Governor Tops List of Races in All-mail Montana Primary

Republicans are seeking to end 16 consecutive years with a Democrat in the governor’s office

By Associated Press

HELENA – Montana voters on Tuesday were choosing party nominees for governor, U.S. Senate and House and a slate of other offices in a primary election that was changed to all-mail balloting to protect against the spread of the coronavirus.

The Republican and Democratic elections for governor topped the list of competitive races in the Montana primary, which featured five open statewide offices with elected officials either termed out or deciding to run for a different position.

Republicans are seeking to end 16 consecutive years with a Democrat in the governor’s office when current Gov. Steve Bullock completes his second term. U.S. Rep. Greg Gianforte and state Attorney General Tim Fox were competing in the Republican primary to take on the winner of the Democratic race between Lt. Gov. Mike Cooney and first-time candidate Whitney Williams.

For Gianforte, a former technology entrepreneur who was first elected to Montana’s only House seat in 2017, it’s his second run for governor. He lost to Bullock in 2016. Fox is ending his second term as attorney general, a post he won in a landslide in 2016, and he successfully battled colon cancer two years ago.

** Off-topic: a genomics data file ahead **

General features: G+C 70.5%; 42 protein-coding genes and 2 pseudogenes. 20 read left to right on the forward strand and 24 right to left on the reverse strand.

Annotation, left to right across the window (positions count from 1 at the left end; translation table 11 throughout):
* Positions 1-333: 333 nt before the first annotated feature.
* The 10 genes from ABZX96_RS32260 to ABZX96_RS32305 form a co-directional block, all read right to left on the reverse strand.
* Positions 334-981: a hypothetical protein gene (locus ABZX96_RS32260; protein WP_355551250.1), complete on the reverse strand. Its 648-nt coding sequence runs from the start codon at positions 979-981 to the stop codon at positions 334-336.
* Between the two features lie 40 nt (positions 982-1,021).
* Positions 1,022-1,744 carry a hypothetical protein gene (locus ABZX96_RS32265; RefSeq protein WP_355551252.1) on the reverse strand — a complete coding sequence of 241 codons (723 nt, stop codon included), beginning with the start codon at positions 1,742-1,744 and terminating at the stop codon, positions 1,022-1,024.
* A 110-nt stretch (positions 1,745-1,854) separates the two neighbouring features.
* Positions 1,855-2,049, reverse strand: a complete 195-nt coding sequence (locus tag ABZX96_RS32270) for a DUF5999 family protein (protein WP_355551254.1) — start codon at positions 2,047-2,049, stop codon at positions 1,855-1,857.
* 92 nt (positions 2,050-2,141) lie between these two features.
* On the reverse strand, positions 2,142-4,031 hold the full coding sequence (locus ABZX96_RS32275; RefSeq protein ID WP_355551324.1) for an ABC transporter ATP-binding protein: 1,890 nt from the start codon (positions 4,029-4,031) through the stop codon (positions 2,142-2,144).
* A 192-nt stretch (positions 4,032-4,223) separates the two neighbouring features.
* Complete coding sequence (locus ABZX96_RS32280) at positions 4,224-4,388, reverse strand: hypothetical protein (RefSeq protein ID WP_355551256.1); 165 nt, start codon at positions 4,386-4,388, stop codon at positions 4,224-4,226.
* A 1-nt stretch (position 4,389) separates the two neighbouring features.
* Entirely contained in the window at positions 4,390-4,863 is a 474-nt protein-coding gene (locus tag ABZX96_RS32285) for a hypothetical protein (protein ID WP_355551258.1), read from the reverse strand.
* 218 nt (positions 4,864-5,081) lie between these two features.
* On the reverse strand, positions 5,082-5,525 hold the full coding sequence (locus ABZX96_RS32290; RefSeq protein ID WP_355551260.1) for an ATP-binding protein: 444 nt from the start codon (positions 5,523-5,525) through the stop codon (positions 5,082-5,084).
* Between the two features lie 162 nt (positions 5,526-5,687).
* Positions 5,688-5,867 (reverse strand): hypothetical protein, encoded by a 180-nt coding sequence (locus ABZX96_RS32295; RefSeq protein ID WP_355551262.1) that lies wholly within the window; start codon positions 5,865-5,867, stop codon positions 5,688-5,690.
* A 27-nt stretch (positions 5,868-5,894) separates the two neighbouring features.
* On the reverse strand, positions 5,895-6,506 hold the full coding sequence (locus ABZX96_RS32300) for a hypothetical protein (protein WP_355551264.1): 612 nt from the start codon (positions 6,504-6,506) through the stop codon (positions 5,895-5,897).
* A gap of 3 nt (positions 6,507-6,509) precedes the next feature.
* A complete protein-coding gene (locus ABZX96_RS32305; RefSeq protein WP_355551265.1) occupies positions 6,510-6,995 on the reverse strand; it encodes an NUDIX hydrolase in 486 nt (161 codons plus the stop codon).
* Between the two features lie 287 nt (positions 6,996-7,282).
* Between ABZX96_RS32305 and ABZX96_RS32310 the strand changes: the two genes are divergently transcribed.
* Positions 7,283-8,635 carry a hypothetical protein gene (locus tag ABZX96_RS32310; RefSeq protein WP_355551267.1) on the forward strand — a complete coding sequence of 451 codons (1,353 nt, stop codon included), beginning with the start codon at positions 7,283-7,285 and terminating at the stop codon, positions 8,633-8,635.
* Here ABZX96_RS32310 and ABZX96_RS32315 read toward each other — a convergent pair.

Cooney, a former legislator and secretary of state, has campaigned on building on the successes of Bullock’s tenure. Williams, a businesswoman who is the daughter of former U.S. Rep. Pat Williams and former state Sen. Carol Williams, has drawn on her deep political connections and fundraising experience to build a strong campaign that’s challenged Cooney.

Bullock was expected to defeat first-time candidate John Mues for the Democratic nomination to challenge incumbent Republican U.S. Sen. Steve Daines. That race is expected to have a high national profile in the fight for party control of the Senate.

Four Republicans, including State Auditor Matt Rosendale and Secretary of State Corey Stapleton, were competing for the party nomination for Gianforte’s open House seat. Former state Rep. Kathleen Williams, who lost to Gianforte in 2018, is seeking the Democrats’ House nomination again, this time against state Rep. Tom Winter.

Rosendale’s and Stapleton’s open seats have led to competitive Republican primaries. Two Democrats and two Republicans are competing for their parties’ nominations to succeed the termed-out Fox as attorney general.

Three names will be on the Democratic primary ballot for president, though former Vice President Joe Biden is the only active remaining candidate. The others, Sens. Bernie Sanders and Elizabeth Warren, previously dropped out and endorsed Biden. President Donald Trump is the only candidate on the Republican ballot.

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